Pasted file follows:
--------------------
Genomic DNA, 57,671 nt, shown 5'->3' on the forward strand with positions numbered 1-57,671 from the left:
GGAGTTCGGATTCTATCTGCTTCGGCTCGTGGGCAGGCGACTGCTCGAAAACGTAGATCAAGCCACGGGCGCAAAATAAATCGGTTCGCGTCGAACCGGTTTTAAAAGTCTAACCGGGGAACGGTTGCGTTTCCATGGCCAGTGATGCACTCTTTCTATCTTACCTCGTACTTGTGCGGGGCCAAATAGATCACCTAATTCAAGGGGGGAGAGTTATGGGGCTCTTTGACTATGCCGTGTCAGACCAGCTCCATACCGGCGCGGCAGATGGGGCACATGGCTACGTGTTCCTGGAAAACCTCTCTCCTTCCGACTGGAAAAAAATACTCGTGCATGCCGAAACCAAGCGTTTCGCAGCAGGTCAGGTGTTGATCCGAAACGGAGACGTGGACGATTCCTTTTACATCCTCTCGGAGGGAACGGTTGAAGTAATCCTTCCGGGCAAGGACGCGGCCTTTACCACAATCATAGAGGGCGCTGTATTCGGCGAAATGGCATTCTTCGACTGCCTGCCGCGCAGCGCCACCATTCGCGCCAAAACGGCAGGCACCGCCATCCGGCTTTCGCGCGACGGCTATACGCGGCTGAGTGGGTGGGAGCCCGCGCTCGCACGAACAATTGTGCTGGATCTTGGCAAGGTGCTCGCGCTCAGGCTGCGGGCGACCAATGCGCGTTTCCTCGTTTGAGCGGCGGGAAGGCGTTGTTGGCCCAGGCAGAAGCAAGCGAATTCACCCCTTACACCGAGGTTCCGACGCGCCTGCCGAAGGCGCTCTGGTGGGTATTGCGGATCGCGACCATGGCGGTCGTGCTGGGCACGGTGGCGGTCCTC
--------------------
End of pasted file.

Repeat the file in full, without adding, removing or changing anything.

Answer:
Genomic DNA, 57,671 nt, shown 5'->3' on the forward strand with positions numbered 1-57,671 from the left:
GGAGTTCGGATTCTATCTGCTTCGGCTCGTGGGCAGGCGACTGCTCGAAAACGTAGATCAAGCCACGGGCGCAAAATAAATCGGTTCGCGTCGAACCGGTTTTAAAAGTCTAACCGGGGAACGGTTGCGTTTCCATGGCCAGTGATGCACTCTTTCTATCTTACCTCGTACTTGTGCGGGGCCAAATAGATCACCTAATTCAAGGGGGGAGAGTTATGGGGCTCTTTGACTATGCCGTGTCAGACCAGCTCCATACCGGCGCGGCAGATGGGGCACATGGCTACGTGTTCCTGGAAAACCTCTCTCCTTCCGACTGGAAAAAAATACTCGTGCATGCCGAAACCAAGCGTTTCGCAGCAGGTCAGGTGTTGATCCGAAACGGAGACGTGGACGATTCCTTTTACATCCTCTCGGAGGGAACGGTTGAAGTAATCCTTCCGGGCAAGGACGCGGCCTTTACCACAATCATAGAGGGCGCTGTATTCGGCGAAATGGCATTCTTCGACTGCCTGCCGCGCAGCGCCACCATTCGCGCCAAAACGGCAGGCACCGCCATCCGGCTTTCGCGCGACGGCTATACGCGGCTGAGTGGGTGGGAGCCCGCGCTCGCACGAACAATTGTGCTGGATCTTGGCAAGGTGCTCGCGCTCAGGCTGCGGGCGACCAATGCGCGTTTCCTCGTTTGAGCGGCGGGAAGGCGTTGTTGGCCCAGGCAGAAGCAAGCGAATTCACCCCTTACACCGAGGTTCCGACGCGCCTGCCGAAGGCGCTCTGGTGGGTATTGCGGATCGCGACCATGGCGGTCGTGCTGGGCACGGTGGCGGTCCTC